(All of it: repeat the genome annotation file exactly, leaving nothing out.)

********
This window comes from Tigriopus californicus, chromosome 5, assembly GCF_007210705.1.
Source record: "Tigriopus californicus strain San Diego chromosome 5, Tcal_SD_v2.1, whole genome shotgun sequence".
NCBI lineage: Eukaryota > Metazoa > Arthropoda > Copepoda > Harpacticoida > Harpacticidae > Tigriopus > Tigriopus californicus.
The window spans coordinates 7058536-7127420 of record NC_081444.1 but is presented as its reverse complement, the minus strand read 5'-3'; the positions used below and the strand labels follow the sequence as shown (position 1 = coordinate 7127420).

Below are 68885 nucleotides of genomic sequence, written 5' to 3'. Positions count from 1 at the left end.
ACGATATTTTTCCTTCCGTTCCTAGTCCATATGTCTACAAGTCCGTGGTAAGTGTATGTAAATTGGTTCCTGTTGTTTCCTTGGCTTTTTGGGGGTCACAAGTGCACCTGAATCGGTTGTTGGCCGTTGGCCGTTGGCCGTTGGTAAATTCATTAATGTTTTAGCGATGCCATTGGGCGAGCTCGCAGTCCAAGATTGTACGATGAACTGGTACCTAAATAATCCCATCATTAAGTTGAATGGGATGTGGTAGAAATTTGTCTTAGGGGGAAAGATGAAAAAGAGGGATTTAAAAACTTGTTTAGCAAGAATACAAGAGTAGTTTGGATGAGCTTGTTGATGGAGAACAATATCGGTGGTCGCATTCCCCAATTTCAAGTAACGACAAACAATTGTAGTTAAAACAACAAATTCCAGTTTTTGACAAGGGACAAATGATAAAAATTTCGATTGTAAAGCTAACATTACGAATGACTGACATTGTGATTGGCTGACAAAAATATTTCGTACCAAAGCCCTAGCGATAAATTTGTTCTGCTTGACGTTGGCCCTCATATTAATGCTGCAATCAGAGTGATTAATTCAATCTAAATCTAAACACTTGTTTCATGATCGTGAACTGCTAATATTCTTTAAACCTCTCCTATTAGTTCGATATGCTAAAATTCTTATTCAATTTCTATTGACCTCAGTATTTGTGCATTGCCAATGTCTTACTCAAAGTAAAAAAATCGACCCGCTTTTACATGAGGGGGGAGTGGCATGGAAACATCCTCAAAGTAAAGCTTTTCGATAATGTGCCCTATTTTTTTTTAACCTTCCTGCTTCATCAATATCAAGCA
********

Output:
This window comes from Tigriopus californicus, chromosome 5, assembly GCF_007210705.1.
Source record: "Tigriopus californicus strain San Diego chromosome 5, Tcal_SD_v2.1, whole genome shotgun sequence".
NCBI lineage: Eukaryota > Metazoa > Arthropoda > Copepoda > Harpacticoida > Harpacticidae > Tigriopus > Tigriopus californicus.
The window spans coordinates 7058536-7127420 of record NC_081444.1 but is presented as its reverse complement, the minus strand read 5'-3'; the positions used below and the strand labels follow the sequence as shown (position 1 = coordinate 7127420).

Below are 68885 nucleotides of genomic sequence, written 5' to 3'. Positions count from 1 at the left end.
ACGATATTTTTCCTTCCGTTCCTAGTCCATATGTCTACAAGTCCGTGGTAAGTGTATGTAAATTGGTTCCTGTTGTTTCCTTGGCTTTTTGGGGGTCACAAGTGCACCTGAATCGGTTGTTGGCCGTTGGCCGTTGGCCGTTGGTAAATTCATTAATGTTTTAGCGATGCCATTGGGCGAGCTCGCAGTCCAAGATTGTACGATGAACTGGTACCTAAATAATCCCATCATTAAGTTGAATGGGATGTGGTAGAAATTTGTCTTAGGGGGAAAGATGAAAAAGAGGGATTTAAAAACTTGTTTAGCAAGAATACAAGAGTAGTTTGGATGAGCTTGTTGATGGAGAACAATATCGGTGGTCGCATTCCCCAATTTCAAGTAACGACAAACAATTGTAGTTAAAACAACAAATTCCAGTTTTTGACAAGGGACAAATGATAAAAATTTCGATTGTAAAGCTAACATTACGAATGACTGACATTGTGATTGGCTGACAAAAATATTTCGTACCAAAGCCCTAGCGATAAATTTGTTCTGCTTGACGTTGGCCCTCATATTAATGCTGCAATCAGAGTGATTAATTCAATCTAAATCTAAACACTTGTTTCATGATCGTGAACTGCTAATATTCTTTAAACCTCTCCTATTAGTTCGATATGCTAAAATTCTTATTCAATTTCTATTGACCTCAGTATTTGTGCATTGCCAATGTCTTACTCAAAGTAAAAAAATCGACCCGCTTTTACATGAGGGGGGAGTGGCATGGAAACATCCTCAAAGTAAAGCTTTTCGATAATGTGCCCTATTTTTTTTTAACCTTCCTGCTTCATCAATATCAAGCA